Being mad often leads to bad and unwise decisions. Sometimes it’s hard to control but lucky for you, we’re here to help.

Let’s just say that you and your office-mate — or relative, partner or friend in that matter — had some misunderstanding. The wounds are still fresh. You’re still furious. And every time you see or even had that person pass in your mind, you get mad (or beastmode). There are times that even though the incident was long ago, you still can’t get over it. So here’s what you can do:

Understand why you’re angry

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To overcome your anger, it’s best to know and fully understand what anger really is. These feelings are generated by what we call the “motivational system”. They are made to be a guide to help you measure how effectively your goals are being met. And it’s how you interpret those feelings that creates an emotional experience, like anger.

When a certain goal that matters to you gets blocked, you’ll automatically feel bad. The more important the goal, the more intense for the level of your negative feeling. When certain moments cause that goal to fail, then you’re frustrated by those moments. But when a certain individual is the reason for that goal to fail, then that’s the time you’ll get to feel angry.

The high energy and aggressiveness feeling that you experience is natural when being angry. Take medieval battles for example, if a warrior comes to fight an enemy, they usually yell out and use physical force to win. In our age, physical force can be useless. The usual advice that we get when we’re angry is to just force ourselves to forget the incident. But there are circumstances that what the person did to us is unforgivable and we really can’t stop being mad. Here’s another strategy:

If you can’t forgive and forget, then don’t.

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If the deed is so bad that you can’t forgive the person then don’t push yourself. But keep in mind that forgiveness always benefits the forgiver, not the forgiven.

One of the main reasons why we stay mad at a person is because we are constantly reminded of the things that they did to us. Those details make the transgression feel fresh and new. Remembering them refuels the brain to motivate us to stay mad. A little tips is if someone says “I can forgive but never forget”, it means that they’re lying. Because if you forgive someone, it helps you to forget the details of what happened between the two of you.

Over time, this forgetting makes it harder for the transgression to really activate your motivational system again. That means you’re no longer able to generate the energy required to really feel angry at the person. You may always be wary of them, and you may not fully trust them ever again, but what’s different than staying mad. Even if your relationship doesn’t recover, at least you won’t remain actively angry at them forever.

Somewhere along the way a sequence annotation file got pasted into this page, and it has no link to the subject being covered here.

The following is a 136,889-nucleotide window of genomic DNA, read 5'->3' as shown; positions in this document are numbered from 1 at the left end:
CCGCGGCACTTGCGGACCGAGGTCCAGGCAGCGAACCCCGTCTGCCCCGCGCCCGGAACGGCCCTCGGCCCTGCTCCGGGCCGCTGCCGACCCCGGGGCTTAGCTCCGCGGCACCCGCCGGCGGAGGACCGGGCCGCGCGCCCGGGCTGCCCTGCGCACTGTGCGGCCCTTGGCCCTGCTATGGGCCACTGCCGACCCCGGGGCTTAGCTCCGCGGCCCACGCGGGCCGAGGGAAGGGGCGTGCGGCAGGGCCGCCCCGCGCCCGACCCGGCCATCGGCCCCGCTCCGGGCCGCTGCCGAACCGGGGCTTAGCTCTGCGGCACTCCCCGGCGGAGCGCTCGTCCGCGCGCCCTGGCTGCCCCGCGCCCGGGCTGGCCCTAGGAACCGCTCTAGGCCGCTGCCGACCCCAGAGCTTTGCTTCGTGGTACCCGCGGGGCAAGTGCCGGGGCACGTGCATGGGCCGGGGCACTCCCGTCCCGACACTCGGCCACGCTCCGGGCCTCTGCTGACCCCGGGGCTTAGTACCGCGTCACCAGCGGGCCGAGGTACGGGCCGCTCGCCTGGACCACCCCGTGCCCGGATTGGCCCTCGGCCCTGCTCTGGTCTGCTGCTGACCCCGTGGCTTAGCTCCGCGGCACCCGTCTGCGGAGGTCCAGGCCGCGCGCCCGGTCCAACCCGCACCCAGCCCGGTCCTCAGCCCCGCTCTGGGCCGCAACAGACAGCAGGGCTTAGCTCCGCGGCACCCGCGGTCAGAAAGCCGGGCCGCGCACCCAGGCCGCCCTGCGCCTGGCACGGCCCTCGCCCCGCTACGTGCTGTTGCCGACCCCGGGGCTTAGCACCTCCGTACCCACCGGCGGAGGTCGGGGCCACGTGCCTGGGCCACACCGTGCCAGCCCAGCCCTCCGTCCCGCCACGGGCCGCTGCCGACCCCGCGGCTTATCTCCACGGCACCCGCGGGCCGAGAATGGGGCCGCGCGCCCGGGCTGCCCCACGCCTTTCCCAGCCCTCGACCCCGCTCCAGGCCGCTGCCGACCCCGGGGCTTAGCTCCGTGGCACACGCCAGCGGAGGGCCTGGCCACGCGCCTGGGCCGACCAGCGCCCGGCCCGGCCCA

Keep them at a good distance, mentally.

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Well what if you really can’t forgive someone? Is there no turning back to the good times you spent with them? Not really. Even if you can’t forgive, you don’t necessarily need to put yourself in situations that preserve high levels of anger toward them. The intensity of your emotional reaction to a certain person depends on the degree of psychological engagement you have with them. That’s why if you’re angry with someone, you’ll always think repeatedly about the thing that they did to you, which keeps you emotionally engaged.

To avoid being mad again, do yourself a favor and give yourself some psychological distance from the situation. Focus on other important things in your life. When you can’t help to think of that scenario, just imagine it on your friend’s shoes and not from your own perspective.

Re-describe the situation

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Lastly, it’s worth noting that anger tends to lock us into a single way of thinking about what happened. And that interpretation is not a good idea. The good thing to do here is to find other means to re-frame the situation. If you’re angry think about the saying “Pag binato ka ng bato, batuhin mo ng tinapay” because it encourages you to look at the situation in a different way.

“That may not make you feel better about the person, but it may make you feel better about the situation”

It’s never easy to stop being mad at someone. Also, you may even feel like their behavior fully justifies that you should stay mad at them. But the emotion of anger can be powerful and it doesn’t always lead us to the right decision, especially in the office. If you can’t get a way to forget it, you won’t be just punishing the other person, but keep in mind that you are also hurting yourself.

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